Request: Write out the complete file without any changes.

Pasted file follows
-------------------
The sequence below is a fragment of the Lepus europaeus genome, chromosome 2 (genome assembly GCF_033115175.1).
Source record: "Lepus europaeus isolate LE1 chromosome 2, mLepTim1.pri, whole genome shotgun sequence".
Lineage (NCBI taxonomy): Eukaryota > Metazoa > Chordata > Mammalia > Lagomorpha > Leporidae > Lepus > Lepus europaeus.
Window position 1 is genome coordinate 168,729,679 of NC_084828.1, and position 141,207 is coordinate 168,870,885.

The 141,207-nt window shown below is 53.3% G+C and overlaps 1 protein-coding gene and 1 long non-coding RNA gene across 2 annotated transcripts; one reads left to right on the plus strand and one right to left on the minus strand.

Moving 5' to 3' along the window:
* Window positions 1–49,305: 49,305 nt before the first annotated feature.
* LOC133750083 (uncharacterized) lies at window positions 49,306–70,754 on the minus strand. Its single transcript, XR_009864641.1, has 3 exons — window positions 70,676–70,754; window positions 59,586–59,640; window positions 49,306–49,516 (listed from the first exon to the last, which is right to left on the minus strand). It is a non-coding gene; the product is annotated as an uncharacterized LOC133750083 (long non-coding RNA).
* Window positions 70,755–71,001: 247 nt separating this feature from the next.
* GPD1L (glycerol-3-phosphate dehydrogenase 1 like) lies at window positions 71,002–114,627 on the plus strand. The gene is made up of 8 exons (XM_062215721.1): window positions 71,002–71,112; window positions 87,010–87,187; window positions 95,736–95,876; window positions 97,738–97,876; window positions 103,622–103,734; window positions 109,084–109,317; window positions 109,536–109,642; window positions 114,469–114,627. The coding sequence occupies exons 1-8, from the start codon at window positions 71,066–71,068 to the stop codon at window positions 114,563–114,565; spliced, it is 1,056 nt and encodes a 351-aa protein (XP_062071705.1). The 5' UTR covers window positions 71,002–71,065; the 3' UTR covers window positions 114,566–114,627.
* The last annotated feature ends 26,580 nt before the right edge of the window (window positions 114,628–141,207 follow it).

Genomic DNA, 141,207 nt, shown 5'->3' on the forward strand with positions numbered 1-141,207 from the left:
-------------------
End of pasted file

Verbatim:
The sequence below is a fragment of the Lepus europaeus genome, chromosome 2 (genome assembly GCF_033115175.1).
Source record: "Lepus europaeus isolate LE1 chromosome 2, mLepTim1.pri, whole genome shotgun sequence".
Lineage (NCBI taxonomy): Eukaryota > Metazoa > Chordata > Mammalia > Lagomorpha > Leporidae > Lepus > Lepus europaeus.
Window position 1 is genome coordinate 168,729,679 of NC_084828.1, and position 141,207 is coordinate 168,870,885.

The 141,207-nt window shown below is 53.3% G+C and overlaps 1 protein-coding gene and 1 long non-coding RNA gene across 2 annotated transcripts; one reads left to right on the plus strand and one right to left on the minus strand.

Moving 5' to 3' along the window:
* Window positions 1–49,305: 49,305 nt before the first annotated feature.
* LOC133750083 (uncharacterized) lies at window positions 49,306–70,754 on the minus strand. Its single transcript, XR_009864641.1, has 3 exons — window positions 70,676–70,754; window positions 59,586–59,640; window positions 49,306–49,516 (listed from the first exon to the last, which is right to left on the minus strand). It is a non-coding gene; the product is annotated as an uncharacterized LOC133750083 (long non-coding RNA).
* Window positions 70,755–71,001: 247 nt separating this feature from the next.
* GPD1L (glycerol-3-phosphate dehydrogenase 1 like) lies at window positions 71,002–114,627 on the plus strand. The gene is made up of 8 exons (XM_062215721.1): window positions 71,002–71,112; window positions 87,010–87,187; window positions 95,736–95,876; window positions 97,738–97,876; window positions 103,622–103,734; window positions 109,084–109,317; window positions 109,536–109,642; window positions 114,469–114,627. The coding sequence occupies exons 1-8, from the start codon at window positions 71,066–71,068 to the stop codon at window positions 114,563–114,565; spliced, it is 1,056 nt and encodes a 351-aa protein (XP_062071705.1). The 5' UTR covers window positions 71,002–71,065; the 3' UTR covers window positions 114,566–114,627.
* The last annotated feature ends 26,580 nt before the right edge of the window (window positions 114,628–141,207 follow it).

Genomic DNA, 141,207 nt, shown 5'->3' on the forward strand with positions numbered 1-141,207 from the left: